Research to improve care for orphans in South Africa


Charles Darwin University postgraduate student Judith Taylor researches caregiver attachment at a children’s home in South Africa

Charles Darwin University postgraduate student Judith Taylor researches caregiver attachment at a children’s home in South Africa

Inside a re-purposed brick office building on the outskirts of a South African city, a Charles Darwin University postgraduate student reads books with a small group of girls, teaching them about personal protection.

The building is home to about 30 vulnerable children, aged from four to 14, who have been orphaned, separated from their parents, or abandoned.

Master by Research student Judith Taylor has spent almost two years investigating the link between quality of care, and the psychological, emotional and developmental wellbeing of children living at the small institution in Pietermaritzburg, about 60km from Durban on South Africa’s east coast.

“Few studies have looked into caregiver attachment regarding institutionalised children; this study specifically explores attachment as a characteristic of caregiving,” she said.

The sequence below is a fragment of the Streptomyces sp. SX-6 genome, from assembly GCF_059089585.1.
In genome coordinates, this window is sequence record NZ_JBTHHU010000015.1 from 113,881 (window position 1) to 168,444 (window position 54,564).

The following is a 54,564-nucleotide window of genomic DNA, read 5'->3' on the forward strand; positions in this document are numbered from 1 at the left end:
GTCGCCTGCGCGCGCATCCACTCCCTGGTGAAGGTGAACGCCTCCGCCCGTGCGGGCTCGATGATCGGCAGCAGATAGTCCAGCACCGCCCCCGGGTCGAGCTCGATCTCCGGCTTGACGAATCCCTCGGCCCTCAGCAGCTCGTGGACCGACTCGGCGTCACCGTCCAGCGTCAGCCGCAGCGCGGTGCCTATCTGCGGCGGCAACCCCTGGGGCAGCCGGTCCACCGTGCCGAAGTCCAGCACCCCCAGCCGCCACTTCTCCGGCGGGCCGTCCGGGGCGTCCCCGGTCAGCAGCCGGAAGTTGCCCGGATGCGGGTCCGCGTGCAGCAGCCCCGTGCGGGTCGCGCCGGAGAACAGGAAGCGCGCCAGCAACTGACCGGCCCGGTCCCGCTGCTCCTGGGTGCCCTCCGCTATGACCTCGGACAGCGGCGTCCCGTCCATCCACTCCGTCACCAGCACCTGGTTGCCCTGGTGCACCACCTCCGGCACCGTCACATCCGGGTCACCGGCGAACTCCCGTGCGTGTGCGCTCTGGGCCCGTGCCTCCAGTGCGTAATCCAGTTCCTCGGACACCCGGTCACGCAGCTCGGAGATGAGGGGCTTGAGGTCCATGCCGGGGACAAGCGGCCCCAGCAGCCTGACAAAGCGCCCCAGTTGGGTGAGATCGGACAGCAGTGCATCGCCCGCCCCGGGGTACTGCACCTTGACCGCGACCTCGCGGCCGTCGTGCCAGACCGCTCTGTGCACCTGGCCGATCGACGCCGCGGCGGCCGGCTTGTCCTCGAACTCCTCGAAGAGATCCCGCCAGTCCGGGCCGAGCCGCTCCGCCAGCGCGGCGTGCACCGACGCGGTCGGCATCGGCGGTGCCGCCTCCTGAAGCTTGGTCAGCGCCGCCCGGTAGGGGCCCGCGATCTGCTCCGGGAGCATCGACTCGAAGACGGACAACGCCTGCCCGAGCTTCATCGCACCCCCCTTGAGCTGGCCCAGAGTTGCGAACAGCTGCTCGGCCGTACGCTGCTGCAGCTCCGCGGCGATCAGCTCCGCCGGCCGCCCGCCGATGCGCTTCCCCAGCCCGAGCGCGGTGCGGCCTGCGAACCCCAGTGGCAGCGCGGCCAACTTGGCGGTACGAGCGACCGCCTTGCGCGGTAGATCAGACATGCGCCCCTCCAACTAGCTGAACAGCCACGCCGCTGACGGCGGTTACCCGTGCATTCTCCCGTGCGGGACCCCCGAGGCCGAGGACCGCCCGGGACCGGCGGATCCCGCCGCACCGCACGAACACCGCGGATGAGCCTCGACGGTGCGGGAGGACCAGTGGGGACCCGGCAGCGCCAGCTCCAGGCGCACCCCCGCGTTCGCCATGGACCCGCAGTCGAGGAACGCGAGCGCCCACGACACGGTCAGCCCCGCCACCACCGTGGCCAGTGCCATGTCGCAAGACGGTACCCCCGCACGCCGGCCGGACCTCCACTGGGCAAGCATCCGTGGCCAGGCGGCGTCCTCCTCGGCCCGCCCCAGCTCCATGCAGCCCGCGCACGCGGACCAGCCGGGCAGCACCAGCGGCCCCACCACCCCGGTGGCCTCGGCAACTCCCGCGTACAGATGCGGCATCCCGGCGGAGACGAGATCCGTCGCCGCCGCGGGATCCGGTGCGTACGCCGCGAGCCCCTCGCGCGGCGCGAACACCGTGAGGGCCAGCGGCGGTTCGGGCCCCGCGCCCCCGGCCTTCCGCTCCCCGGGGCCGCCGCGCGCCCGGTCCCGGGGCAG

“Not all institutionalised children are destined for developmental compromise, indicating that the quality of care provided – whether family-based or institution – makes a difference.”

Ms Taylor said she first volunteered at the home in 2013, at a friend’s request and on the proviso that she could give more than she gained; she wished to avoid “orphanage tourism”.

“We developed activities to allow the children to have ‘normal’ experiences, including camping, going to the beach, ordering and paying for their own food in a café, and their first visit to a bookshop,” she said.

“We also helped resource Play Therapy training for several carers who were interested in child counselling; playing, to children, is what verbal communication is to adults.”

Ms Taylor began the Master program early in 2016 after her third visit to the home, when a seven-year-old girl grew so attached to her that her return to Australia was difficult for them both.

“I asked the question, ‘is something better than nothing?’ while talking with psychologist friends about the wisdom of visiting children in care and developing attachments,” she said.

“I decided to explore the answer through a continued commitment to the children at the home, and this research.” 

Ms Taylor, who owns a child psychology practice in Sydney, has established a non-profit organisation to help provide orphaned and disadvantaged children with food, clothing, educational resources, counselling and social activities, in Australia and South Africa. 

She will continue her research on the ground, with her sixth visit to Pietermaritzburg, this month.

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